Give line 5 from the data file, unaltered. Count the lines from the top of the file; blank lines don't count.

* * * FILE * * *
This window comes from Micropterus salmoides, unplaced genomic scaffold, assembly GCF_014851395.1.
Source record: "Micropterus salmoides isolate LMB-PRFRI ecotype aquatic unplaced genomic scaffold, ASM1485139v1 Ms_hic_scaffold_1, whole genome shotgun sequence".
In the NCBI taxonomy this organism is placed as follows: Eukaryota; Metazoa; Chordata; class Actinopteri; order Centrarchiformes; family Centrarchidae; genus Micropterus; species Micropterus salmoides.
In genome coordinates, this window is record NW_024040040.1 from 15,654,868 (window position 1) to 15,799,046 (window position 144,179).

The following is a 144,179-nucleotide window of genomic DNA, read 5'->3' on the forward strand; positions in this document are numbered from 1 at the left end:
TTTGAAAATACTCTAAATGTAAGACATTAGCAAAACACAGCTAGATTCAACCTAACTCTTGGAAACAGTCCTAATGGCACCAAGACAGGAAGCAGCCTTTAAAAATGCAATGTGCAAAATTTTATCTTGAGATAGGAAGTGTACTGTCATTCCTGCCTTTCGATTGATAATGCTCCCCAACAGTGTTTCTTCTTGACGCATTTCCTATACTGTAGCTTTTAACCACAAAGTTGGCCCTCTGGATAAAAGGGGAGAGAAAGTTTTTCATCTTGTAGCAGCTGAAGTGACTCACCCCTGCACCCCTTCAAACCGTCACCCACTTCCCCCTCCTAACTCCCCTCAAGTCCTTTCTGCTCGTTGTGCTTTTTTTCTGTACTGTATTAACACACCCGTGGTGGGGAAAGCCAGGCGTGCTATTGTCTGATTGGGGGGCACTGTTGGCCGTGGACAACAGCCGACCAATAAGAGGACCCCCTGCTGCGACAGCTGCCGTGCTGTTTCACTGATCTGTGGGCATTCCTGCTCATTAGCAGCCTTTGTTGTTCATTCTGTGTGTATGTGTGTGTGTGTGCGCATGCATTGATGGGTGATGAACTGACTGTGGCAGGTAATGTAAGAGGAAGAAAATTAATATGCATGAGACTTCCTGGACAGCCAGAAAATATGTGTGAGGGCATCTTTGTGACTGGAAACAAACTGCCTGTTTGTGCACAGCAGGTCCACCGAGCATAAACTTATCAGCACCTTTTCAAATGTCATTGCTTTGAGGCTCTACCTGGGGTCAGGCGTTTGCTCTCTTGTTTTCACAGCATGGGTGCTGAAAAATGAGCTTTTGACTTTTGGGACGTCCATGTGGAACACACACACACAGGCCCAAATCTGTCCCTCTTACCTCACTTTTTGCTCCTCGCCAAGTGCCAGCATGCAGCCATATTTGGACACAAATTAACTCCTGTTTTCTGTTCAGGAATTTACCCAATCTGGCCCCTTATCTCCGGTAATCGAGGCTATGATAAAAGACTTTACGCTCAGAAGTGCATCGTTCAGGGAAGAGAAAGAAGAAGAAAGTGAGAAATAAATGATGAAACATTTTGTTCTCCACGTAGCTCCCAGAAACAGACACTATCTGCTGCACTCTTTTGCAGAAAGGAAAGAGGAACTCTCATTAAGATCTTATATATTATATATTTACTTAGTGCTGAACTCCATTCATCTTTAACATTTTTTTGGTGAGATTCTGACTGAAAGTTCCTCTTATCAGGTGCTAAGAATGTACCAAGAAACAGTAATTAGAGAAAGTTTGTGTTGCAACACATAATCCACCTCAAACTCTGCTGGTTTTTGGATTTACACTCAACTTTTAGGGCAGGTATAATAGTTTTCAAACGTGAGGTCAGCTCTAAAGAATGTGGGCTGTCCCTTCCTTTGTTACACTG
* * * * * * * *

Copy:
The following is a 144,179-nucleotide window of genomic DNA, read 5'->3' on the forward strand; positions in this document are numbered from 1 at the left end: